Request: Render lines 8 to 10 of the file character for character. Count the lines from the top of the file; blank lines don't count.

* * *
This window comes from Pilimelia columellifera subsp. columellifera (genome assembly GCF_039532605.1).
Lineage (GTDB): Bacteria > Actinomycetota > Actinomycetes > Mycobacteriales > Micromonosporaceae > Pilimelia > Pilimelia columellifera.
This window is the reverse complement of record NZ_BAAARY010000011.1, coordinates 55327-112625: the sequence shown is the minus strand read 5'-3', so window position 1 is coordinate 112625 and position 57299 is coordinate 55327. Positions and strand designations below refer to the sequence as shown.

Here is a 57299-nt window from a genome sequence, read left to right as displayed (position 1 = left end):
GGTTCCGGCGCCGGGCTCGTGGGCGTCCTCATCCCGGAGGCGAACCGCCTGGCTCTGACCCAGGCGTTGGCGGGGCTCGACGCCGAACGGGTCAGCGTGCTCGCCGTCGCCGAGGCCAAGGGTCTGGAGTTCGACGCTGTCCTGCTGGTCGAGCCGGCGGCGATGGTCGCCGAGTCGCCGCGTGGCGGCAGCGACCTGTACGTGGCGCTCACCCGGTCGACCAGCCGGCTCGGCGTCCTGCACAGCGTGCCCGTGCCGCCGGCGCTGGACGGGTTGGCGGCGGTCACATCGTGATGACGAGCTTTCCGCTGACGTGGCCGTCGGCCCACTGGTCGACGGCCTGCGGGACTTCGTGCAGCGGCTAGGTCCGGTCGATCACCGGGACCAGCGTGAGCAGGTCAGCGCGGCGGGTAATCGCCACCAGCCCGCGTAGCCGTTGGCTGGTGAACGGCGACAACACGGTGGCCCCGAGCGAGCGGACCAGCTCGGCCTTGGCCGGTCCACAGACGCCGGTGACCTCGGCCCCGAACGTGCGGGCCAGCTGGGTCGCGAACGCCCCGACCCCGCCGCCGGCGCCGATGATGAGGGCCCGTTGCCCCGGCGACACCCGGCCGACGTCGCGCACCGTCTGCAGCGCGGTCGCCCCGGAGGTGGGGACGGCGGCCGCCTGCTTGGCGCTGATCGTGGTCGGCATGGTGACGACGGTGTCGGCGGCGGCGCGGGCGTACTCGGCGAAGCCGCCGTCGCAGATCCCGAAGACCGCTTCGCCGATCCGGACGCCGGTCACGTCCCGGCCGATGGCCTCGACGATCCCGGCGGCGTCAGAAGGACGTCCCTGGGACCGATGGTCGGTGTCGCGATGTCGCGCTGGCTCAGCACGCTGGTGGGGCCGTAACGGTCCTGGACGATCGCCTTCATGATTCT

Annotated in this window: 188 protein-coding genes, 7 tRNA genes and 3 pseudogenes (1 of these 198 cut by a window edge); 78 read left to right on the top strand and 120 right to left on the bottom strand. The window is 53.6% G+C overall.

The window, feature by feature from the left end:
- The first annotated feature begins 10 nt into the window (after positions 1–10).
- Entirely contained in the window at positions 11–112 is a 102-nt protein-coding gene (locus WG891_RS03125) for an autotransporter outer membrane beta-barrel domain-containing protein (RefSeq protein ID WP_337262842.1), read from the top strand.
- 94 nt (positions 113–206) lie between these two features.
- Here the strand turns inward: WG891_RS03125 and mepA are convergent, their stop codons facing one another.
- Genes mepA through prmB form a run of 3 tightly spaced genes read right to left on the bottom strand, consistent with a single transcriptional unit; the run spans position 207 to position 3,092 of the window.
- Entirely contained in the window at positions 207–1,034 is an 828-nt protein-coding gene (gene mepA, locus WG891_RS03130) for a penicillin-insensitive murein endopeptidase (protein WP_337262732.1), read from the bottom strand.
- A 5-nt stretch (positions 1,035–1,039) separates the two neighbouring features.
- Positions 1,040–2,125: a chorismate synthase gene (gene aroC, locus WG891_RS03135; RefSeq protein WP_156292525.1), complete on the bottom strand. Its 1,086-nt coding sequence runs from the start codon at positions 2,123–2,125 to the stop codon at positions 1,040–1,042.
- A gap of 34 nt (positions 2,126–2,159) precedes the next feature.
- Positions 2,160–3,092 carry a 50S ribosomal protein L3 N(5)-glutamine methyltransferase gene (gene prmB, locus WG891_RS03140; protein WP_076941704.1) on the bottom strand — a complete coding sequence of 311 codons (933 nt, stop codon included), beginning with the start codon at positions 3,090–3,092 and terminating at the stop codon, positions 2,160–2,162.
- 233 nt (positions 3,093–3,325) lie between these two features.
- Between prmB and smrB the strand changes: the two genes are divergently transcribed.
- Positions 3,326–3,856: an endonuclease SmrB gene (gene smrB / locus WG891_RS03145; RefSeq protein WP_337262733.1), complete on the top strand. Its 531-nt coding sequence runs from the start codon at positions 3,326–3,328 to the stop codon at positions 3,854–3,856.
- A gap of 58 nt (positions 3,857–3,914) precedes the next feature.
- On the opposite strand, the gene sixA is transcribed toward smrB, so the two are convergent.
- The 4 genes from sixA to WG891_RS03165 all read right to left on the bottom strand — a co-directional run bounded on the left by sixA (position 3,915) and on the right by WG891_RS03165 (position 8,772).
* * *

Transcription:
- The first annotated feature begins 10 nt into the window (after positions 1–10).
- Entirely contained in the window at positions 11–112 is a 102-nt protein-coding gene (locus WG891_RS03125) for an autotransporter outer membrane beta-barrel domain-containing protein (RefSeq protein ID WP_337262842.1), read from the top strand.
- 94 nt (positions 113–206) lie between these two features.